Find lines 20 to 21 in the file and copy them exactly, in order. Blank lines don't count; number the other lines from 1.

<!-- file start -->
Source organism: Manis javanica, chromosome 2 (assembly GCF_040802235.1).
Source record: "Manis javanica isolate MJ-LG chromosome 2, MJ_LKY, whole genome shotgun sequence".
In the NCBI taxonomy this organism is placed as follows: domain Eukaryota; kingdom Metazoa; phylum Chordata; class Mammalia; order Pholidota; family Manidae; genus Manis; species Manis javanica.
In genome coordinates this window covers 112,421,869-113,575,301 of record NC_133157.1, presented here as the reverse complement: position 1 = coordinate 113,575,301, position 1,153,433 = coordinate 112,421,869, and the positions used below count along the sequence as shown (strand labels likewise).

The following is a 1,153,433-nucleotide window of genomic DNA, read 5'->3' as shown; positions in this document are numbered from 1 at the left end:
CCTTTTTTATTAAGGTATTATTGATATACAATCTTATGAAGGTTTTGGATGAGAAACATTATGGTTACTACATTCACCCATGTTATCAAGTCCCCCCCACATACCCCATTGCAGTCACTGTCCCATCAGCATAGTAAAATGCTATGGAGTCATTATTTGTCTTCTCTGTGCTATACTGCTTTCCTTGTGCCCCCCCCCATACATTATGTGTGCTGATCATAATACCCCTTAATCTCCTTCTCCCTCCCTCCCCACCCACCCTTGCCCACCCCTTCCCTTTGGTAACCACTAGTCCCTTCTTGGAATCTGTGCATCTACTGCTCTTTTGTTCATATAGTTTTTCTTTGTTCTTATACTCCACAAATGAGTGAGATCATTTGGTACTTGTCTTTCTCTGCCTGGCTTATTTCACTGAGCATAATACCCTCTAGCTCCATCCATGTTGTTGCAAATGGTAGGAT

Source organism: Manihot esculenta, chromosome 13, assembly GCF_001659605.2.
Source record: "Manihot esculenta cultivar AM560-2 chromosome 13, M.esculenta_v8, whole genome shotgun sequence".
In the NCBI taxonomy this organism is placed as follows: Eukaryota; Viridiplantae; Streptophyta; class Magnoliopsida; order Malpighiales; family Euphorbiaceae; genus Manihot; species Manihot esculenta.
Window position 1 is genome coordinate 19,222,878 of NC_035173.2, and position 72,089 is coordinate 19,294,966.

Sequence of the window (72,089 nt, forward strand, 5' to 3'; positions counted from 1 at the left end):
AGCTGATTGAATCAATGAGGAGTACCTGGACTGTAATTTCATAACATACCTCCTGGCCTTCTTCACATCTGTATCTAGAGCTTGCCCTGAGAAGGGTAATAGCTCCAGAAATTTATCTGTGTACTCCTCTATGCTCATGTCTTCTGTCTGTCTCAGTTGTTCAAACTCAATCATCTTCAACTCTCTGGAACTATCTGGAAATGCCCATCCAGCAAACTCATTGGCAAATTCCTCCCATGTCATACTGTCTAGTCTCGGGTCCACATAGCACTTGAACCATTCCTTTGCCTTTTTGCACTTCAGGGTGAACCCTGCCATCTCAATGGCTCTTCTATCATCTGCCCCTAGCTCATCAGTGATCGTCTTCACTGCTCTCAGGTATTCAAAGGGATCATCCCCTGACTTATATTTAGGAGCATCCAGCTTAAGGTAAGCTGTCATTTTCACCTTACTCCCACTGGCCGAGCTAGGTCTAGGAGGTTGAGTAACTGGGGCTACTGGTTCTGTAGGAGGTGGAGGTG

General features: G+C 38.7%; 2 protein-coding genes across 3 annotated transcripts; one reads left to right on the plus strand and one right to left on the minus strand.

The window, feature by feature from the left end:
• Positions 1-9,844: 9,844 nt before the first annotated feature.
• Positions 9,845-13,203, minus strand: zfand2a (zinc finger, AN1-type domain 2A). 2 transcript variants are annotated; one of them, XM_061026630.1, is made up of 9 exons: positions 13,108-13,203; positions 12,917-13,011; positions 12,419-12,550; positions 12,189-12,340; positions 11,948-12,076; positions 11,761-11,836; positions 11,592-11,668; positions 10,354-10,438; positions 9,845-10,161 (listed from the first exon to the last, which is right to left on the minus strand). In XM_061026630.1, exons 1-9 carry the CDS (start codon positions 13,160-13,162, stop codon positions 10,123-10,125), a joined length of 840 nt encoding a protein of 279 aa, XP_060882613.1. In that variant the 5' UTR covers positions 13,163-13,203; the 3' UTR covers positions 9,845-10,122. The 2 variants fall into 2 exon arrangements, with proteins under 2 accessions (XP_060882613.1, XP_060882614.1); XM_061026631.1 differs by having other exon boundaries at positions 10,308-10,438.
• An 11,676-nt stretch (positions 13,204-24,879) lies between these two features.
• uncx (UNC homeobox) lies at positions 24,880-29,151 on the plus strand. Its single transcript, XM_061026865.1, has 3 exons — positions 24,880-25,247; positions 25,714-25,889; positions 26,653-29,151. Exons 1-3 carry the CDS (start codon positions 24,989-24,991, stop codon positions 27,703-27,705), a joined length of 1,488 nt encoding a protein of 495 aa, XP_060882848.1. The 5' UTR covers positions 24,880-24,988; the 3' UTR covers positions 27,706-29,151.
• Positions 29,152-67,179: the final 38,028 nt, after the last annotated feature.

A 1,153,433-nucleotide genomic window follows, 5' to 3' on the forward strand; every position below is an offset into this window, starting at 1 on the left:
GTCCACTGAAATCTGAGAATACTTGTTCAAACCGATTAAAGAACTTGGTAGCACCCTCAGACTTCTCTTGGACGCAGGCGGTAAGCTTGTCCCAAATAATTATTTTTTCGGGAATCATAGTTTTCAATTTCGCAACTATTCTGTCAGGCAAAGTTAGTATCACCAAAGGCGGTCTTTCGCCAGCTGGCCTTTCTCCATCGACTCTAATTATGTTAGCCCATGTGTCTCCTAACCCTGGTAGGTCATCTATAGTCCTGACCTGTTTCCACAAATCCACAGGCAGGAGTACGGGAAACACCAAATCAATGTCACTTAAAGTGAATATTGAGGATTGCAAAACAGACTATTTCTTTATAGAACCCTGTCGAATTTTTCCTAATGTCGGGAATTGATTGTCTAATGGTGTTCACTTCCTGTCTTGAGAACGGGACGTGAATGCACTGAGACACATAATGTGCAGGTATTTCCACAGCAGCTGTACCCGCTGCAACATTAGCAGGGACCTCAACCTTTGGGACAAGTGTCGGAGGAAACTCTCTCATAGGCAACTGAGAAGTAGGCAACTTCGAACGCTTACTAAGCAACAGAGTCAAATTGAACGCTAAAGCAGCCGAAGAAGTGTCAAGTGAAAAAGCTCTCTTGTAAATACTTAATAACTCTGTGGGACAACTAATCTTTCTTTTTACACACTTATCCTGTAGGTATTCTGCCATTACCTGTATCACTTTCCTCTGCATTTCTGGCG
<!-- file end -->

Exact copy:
A 1,153,433-nucleotide genomic window follows, 5' to 3' on the forward strand; every position below is an offset into this window, starting at 1 on the left:
GTCCACTGAAATCTGAGAATACTTGTTCAAACCGATTAAAGAACTTGGTAGCACCCTCAGACTTCTCTTGGACGCAGGCGGTAAGCTTGTCCCAAATAATTATTTTTTCGGGAATCATAGTTTTCAATTTCGCAACTATTCTGTCAGGCAAAGTTAGTATCACCAAAGGCGGTCTTTCGCCAGCTGGCCTTTCTCCATCGACTCTAATTATGTTAGCCCATGTGTCTCCTAACCCTGGTAGGTCATCTATAGTCCTGACCTGTTTCCACAAATCCACAGGCAGGAGTACGGGAAACACCAAATCAATGTCACTTAAAGTGAATATTGAGGATTGCAAAACAGACTATTTCTTTATAGAACCCTGTCGAATTTTTCCTAATGTCGGGAATTGATTGTCTAATGGTGTTCACTTCCTGTCTTGAGAACGGGACGTGAATGCACTGAGACACATAATGTGCAGGTATTTCCACAGCAGCTGTACCCGCTGCAACATTAGCAGGGACCTCAACCTTTGGGACAAGTGTCGGAGGAAACTCTCTCATAGGCAACTGAGAAGTAGGCAACTTCGAACGCTTACTAAGCAACAGAGTCAAATTGAACGCTAAAGCAGCCGAAGAAGTGTCAAGTGAAAAAGCTCTCTTGTAAATACTTAATAACTCTGTGGGACAACTAATCTTTCTTTTTACACACTTATCCTGTAGGTATTCTGCCATTACCTGTATCACTTTCCTCTGCATTTCTGGCG